/                                                                    \
|       Excerpts: Is Your Therapist A Little Behind the Times?       |
|                                                                    |
| "The practice of clinical psychology -- which includes             |
| psychotherapy -- is akin to medicine as it was practiced a century |
| ago. For at least 2,000 years, medicine was locked in a struggle   |
| between those who viewed it as an art and those who saw it as a    |
| science. Until the last century, most medical practitioners were   |
| guided by intuition and tradition, not by science. Healers         |
| commonly used ineffective and often injurious practices such as    |
| blistering, purging and bleeding. Such techniques were used year   |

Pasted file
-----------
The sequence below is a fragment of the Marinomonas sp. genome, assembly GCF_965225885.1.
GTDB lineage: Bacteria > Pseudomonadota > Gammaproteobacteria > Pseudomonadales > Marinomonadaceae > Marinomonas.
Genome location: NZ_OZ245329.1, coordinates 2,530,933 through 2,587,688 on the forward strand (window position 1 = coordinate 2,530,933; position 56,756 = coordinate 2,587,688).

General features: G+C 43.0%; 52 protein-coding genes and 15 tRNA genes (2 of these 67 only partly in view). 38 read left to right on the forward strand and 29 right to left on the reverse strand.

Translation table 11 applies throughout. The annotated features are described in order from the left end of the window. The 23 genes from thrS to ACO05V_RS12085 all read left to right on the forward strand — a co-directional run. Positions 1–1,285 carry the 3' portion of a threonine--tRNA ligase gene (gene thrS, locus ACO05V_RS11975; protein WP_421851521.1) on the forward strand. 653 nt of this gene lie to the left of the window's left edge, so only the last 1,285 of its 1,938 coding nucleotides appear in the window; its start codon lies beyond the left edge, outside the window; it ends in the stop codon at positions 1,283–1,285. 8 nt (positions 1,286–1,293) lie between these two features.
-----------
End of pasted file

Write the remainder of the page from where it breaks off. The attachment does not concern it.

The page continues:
| after year, and century after century, with physicians firmly      |
| convinced that they were helping their patients.                   |
|                                                                    |
| "While psychologists certainly do not use such harmful practices,  |
| a similar dynamic appears to be at work in clinical psychology     |
| today. Many psychotherapists openly state that scientific research |
| is largely irrelevant to their practice. Most say that their       |
| clinical techniques largely reflect their own insights and         |
| experience; they tend not to use the most effective types of       |
| treatments available; and they admit to little in the way of       |
| scientific training."                                              |
|                                                                    |
| "But we believe that graduate education is largely to blame for    |
| this dismal situation. Graduate programs in psychology do not      |